Succeeding Jim, I’m pleased to announce Glen Fleischer new President of the Pet Products division. Glen has a distinguished professional history, holding positions at renowned consumer branded products companies including Procter & Gamble and Kimberly-Clark. We got to know and were impressed with Glen during his days at Milk-Bone, a business that he headed up when it was owned by the Kraft Foods/Nabisco Company.

Central is really fortunate to have these two executives. By broadening and deepening our management team, we are further establishing a solid foundation for improved operational and financial results as we drive towards on profile performance.

With that I will turn it over to Stu.

Stu Booth

Thanks, Bill. Recapping the quarter’s performance as we projected on our year end conference call in November, we experienced relatively soft sales in our seasonably slow quarter due primarily to retail and customer pull back associated with the economic downturn, and continued pressure on gross profits due primarily to lower sales as well as the mix of sales and the margin erosion.

Partially offsetting these pressures was continued operating expense improvement across the organization. Additionally, we substantially reduced our investment in working capital. Now, turning to financial performance.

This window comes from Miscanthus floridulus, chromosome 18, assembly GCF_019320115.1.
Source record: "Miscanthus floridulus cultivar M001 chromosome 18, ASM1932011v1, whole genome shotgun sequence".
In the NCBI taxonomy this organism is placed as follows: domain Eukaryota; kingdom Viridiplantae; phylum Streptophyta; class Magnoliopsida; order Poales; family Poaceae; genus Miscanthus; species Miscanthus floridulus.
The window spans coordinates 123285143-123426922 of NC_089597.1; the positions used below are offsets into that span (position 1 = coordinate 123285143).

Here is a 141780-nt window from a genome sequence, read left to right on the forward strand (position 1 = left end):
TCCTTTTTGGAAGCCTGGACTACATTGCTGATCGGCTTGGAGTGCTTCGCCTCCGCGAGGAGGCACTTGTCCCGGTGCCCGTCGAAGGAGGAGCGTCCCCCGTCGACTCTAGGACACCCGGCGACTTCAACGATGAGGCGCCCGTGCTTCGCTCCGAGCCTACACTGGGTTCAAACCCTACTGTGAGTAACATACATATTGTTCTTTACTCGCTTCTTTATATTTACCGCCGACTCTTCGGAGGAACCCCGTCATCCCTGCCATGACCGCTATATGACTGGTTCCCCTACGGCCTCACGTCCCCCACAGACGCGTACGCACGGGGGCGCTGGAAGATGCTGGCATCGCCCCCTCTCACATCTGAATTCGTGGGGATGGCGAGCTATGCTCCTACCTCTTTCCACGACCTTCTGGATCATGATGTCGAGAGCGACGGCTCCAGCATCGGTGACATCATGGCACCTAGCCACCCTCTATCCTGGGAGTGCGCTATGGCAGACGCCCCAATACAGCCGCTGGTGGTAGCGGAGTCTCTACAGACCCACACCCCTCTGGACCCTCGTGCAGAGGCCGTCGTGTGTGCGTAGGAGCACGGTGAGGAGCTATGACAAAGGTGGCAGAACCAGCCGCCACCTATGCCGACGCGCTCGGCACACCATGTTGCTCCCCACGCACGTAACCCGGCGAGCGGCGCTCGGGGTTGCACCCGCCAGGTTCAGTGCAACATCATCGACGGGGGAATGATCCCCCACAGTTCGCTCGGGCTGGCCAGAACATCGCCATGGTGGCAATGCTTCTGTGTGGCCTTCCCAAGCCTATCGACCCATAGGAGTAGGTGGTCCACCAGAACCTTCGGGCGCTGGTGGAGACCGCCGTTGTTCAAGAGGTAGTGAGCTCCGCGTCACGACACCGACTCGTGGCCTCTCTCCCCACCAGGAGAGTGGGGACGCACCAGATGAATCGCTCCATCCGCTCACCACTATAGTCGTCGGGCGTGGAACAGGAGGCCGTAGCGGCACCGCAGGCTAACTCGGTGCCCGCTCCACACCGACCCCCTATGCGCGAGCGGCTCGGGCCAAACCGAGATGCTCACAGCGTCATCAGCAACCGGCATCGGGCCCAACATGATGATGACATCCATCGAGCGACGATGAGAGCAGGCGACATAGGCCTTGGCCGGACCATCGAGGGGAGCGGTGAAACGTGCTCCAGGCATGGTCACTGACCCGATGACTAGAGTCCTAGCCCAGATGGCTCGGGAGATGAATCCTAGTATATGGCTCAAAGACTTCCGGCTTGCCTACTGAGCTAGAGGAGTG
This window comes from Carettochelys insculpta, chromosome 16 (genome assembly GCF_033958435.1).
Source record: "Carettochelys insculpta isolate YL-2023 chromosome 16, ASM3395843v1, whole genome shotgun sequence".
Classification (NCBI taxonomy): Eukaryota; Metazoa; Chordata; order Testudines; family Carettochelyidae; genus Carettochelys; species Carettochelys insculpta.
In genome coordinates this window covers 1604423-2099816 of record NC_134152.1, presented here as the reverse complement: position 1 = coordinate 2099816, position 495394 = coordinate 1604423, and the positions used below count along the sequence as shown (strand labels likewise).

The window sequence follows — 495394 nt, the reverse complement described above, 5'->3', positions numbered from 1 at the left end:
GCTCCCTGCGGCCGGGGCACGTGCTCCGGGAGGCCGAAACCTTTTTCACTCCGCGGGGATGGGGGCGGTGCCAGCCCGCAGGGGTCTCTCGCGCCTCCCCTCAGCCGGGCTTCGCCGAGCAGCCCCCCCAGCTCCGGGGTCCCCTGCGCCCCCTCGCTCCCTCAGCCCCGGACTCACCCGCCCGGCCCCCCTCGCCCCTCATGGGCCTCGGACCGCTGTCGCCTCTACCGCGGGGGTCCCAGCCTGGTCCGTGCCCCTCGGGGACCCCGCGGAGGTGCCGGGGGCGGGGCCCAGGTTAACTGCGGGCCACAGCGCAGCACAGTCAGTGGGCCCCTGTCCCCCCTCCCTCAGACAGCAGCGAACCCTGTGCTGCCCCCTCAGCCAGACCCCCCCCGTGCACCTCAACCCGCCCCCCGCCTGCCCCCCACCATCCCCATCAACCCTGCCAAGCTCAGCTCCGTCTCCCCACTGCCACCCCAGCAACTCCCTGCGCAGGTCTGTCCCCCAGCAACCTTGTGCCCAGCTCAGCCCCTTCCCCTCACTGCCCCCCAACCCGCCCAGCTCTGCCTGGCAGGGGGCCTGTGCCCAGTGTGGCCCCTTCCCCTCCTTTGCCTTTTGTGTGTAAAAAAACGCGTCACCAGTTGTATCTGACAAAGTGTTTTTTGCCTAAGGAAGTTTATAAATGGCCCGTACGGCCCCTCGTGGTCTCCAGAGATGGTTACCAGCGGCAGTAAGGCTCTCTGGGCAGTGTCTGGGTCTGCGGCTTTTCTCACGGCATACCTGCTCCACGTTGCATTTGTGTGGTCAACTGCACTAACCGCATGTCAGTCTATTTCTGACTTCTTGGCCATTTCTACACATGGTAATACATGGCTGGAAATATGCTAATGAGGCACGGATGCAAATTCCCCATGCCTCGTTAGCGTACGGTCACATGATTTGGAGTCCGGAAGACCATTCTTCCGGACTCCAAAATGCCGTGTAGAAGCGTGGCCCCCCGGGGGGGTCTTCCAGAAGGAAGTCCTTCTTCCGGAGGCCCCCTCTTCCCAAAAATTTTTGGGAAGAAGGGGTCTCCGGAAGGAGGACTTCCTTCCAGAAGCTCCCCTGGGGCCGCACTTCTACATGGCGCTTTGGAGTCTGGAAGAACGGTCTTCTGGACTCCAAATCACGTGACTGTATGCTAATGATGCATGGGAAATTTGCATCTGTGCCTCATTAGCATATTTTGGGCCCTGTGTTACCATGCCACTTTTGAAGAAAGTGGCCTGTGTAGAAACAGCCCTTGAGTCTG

Net sales for the first quarter of fiscal 2009 were $293 million, compared to sales of $314 million a year ago, a decline of 7%. Branded product sales were $242 million, a decline of 7%, and sales of other manufacturers’ products were $50 million, a decline of 4%.

Garden segment sales declined by approximately $5 million to $107 million in the seasonably slow quarter. Garden branded product sales decreased approximately $3 million to $95 million. Sales of other manufacturers’ products declined approximately $2 million to $12 million.

Pet segment sales were $186 million, a decline of 8%. Pet branded product sales decreased $16 million to $148 million, and sales of other manufacturers’ products were unchanged at $38 million.

The Company’s gross profit for the first quarter decreased approximately $9 million or 9% to $85.5 million. The decrease is due primarily to lower sales particularly of higher margin products. Gross profit as a percentage of net sales decreased 90 basis points to 29.2% from 30.1% in the year ago period.